Etc.: GA LB DeDe Lattimore still mentioning M; I think Hawthorne is taking his scholarship and M will "get dropped" soonish. FL S Angelo Hadley has M in his top seven. He's a teammate of FL CB Mywan Jackson; MD RB Tavon Austin will visit Michigan officially.
This whole QB situation intrigues me. I think of Newsome as a "Black Tim Tebow" and I hope he can live up to that title. It seems to me that Forcier does not care about a QB situation and feels he can outshine who ever else hes going up against. I must admit but I do not know very much about Beaver but anyone who runs a 4.5 at 6'4" is not bad in my book. In an ideal world, would you rather have Newsome backed up by Forcier or Newsome backed up by Beaver? If Forcier does decide to come to Michigan, which wouldnt surprise me, would you think that they would try to convert one of three or would you expect one of them to decommit?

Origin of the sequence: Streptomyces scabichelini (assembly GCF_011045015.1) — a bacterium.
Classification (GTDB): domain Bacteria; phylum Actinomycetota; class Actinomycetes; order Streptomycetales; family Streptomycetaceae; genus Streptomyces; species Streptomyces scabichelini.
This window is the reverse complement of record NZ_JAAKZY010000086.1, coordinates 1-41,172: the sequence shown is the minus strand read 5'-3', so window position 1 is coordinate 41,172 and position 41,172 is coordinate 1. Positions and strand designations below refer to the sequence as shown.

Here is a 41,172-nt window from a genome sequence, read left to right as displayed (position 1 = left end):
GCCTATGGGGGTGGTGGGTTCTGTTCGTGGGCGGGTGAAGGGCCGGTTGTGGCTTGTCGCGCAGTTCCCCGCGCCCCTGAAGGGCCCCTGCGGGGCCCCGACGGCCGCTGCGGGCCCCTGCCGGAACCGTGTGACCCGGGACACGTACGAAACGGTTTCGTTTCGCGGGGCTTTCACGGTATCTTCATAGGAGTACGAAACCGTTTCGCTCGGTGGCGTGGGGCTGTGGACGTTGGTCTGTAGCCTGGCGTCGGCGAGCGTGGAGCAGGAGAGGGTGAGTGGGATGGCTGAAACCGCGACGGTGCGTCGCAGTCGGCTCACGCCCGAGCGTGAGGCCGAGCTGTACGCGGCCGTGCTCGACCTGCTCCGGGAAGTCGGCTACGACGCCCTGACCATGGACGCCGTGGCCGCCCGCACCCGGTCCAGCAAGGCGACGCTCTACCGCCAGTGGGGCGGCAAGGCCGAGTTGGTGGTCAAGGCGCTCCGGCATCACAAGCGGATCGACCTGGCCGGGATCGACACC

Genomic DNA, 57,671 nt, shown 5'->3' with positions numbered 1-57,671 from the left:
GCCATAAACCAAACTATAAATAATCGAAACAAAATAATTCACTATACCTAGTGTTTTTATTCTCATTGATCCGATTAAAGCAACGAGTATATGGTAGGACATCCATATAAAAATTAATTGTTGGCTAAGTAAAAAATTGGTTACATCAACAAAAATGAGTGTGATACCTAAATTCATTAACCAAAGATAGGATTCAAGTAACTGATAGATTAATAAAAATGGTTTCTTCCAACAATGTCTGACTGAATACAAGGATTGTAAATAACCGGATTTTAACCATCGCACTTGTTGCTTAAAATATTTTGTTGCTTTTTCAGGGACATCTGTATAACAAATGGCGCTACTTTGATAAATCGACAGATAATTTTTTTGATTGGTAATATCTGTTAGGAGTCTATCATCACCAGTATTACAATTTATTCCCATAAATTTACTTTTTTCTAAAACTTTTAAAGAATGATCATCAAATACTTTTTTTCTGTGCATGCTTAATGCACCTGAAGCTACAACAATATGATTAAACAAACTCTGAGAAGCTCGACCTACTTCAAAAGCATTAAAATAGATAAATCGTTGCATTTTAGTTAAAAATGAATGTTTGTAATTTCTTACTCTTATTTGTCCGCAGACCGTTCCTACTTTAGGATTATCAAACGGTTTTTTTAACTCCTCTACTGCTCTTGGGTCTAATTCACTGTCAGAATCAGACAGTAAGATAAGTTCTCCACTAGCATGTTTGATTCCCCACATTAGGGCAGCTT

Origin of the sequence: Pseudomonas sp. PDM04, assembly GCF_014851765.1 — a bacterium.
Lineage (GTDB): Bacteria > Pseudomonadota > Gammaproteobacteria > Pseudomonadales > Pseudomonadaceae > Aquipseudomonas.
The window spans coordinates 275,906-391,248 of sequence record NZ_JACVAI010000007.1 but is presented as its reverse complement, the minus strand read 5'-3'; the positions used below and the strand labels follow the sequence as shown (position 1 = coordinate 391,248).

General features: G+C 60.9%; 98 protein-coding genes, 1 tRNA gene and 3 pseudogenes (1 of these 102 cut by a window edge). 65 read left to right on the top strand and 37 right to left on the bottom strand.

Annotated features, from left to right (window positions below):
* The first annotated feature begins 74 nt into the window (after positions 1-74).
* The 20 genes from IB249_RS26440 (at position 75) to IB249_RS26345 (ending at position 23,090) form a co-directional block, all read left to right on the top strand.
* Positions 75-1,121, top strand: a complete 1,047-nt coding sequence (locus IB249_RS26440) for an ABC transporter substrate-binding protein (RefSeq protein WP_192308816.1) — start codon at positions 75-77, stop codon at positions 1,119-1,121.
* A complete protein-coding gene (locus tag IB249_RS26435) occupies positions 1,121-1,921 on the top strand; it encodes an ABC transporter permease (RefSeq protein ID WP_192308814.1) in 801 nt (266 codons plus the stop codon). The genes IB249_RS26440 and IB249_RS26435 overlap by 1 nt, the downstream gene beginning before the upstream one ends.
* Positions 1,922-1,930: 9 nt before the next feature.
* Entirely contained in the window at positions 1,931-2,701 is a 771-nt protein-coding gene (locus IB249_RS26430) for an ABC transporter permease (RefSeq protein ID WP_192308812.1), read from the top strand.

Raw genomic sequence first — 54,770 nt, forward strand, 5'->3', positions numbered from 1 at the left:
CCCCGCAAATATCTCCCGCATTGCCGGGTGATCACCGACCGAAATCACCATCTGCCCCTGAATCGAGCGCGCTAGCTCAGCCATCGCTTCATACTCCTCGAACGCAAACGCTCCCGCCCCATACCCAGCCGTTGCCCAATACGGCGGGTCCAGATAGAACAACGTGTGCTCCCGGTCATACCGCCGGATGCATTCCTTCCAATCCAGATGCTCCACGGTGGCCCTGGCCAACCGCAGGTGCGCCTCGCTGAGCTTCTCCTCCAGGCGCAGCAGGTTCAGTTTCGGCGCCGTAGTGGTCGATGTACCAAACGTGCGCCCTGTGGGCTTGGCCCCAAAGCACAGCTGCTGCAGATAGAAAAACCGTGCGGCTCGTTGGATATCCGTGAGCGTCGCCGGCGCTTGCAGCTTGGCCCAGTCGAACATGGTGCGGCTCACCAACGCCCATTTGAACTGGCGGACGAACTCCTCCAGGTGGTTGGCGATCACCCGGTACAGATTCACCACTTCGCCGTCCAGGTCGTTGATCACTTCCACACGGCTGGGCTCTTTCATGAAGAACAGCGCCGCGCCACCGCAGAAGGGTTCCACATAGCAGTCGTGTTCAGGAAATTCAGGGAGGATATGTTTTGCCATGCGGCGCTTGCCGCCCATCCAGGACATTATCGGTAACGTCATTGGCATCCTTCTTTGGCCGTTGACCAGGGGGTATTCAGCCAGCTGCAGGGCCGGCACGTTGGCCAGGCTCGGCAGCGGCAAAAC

I don't think there's any way Michigan crams three quarterbacks into the class. If Forcier commits, someone's out the door. IMO, that would mean Newsome had decommitted first. But we can take a trip to Fantasy Fairyland, where Notre Dame has twenty straight national championships and Michigan State didn't blow a late lead against Michigan that one time, if you want. In Fantasy Fairyland, Forcier commits and the three recruits duke it out with Threet and Feagin for the starting job in 2009. Of those five players, only Forcier (shortish, smallish) and Threet (Lurch) don't project to another position. Feagin had DB/WR offers from LSU and Miami. Beaver has a WR offer from Texas. And when Newsome was going through his period of poor performance at camps, you could just feel the recruiting gurus begging for a move to linebacker.